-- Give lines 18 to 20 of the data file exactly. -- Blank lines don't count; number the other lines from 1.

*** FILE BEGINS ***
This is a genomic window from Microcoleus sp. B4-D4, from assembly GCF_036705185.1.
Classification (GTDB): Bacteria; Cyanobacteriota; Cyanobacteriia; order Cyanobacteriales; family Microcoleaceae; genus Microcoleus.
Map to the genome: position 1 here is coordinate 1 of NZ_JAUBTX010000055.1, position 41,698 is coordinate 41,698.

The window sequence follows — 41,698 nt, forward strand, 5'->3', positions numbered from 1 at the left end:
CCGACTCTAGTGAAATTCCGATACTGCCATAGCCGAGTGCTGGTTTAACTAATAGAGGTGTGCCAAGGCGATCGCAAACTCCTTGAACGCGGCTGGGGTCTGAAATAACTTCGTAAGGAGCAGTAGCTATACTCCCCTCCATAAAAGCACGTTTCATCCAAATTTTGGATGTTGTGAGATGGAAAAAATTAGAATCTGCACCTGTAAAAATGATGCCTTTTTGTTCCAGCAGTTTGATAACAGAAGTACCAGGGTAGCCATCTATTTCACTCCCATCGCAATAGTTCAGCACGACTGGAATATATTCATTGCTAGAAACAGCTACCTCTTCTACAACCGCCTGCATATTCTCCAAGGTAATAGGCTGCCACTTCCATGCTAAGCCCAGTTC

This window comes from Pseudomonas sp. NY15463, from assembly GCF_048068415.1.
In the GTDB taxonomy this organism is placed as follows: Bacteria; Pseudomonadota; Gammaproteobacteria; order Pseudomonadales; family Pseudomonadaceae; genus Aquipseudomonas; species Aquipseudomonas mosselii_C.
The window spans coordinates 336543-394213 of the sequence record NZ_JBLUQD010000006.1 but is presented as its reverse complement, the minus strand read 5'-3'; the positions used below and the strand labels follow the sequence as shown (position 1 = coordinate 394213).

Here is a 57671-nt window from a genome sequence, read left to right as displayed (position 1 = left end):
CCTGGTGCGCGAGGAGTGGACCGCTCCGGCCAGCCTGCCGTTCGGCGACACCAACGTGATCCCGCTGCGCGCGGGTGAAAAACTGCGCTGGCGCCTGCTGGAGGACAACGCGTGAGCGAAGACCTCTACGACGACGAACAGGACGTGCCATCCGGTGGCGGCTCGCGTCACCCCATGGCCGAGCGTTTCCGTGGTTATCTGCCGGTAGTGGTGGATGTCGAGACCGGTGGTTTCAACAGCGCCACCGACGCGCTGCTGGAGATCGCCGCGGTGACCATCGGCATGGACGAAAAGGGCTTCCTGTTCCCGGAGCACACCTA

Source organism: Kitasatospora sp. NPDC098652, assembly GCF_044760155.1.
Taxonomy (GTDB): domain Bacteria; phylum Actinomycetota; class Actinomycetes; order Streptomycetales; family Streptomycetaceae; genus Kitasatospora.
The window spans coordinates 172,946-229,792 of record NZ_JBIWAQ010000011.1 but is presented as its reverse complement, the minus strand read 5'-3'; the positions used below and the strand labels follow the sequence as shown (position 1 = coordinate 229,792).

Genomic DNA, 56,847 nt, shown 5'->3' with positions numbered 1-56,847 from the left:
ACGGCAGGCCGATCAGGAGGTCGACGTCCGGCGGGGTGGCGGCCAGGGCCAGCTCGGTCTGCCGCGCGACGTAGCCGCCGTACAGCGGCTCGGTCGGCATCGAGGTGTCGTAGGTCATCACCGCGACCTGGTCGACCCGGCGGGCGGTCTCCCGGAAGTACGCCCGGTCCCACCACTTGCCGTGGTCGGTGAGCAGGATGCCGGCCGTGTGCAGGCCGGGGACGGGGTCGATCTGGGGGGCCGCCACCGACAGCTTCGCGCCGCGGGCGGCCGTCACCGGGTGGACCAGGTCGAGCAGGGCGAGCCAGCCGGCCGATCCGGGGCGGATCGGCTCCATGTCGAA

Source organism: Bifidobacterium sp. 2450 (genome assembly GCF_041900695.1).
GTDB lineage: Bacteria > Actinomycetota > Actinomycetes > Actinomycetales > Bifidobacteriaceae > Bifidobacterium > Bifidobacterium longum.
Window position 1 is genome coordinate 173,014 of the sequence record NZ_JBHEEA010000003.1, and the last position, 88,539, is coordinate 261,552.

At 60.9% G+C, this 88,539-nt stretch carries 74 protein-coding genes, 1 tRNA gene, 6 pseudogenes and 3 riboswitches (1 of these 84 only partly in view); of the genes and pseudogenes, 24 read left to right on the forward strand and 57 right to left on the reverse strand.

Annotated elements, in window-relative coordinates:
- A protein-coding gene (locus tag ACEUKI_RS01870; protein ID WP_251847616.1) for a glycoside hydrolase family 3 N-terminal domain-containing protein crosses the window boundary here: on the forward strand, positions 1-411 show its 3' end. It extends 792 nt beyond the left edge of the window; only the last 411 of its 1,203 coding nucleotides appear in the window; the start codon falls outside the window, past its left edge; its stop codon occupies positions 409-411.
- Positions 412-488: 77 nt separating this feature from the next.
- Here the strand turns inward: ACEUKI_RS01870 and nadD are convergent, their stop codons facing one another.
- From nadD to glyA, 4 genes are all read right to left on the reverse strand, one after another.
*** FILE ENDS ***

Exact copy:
Window position 1 is genome coordinate 173,014 of the sequence record NZ_JBHEEA010000003.1, and the last position, 88,539, is coordinate 261,552.

At 60.9% G+C, this 88,539-nt stretch carries 74 protein-coding genes, 1 tRNA gene, 6 pseudogenes and 3 riboswitches (1 of these 84 only partly in view); of the genes and pseudogenes, 24 read left to right on the forward strand and 57 right to left on the reverse strand.

Annotated elements, in window-relative coordinates: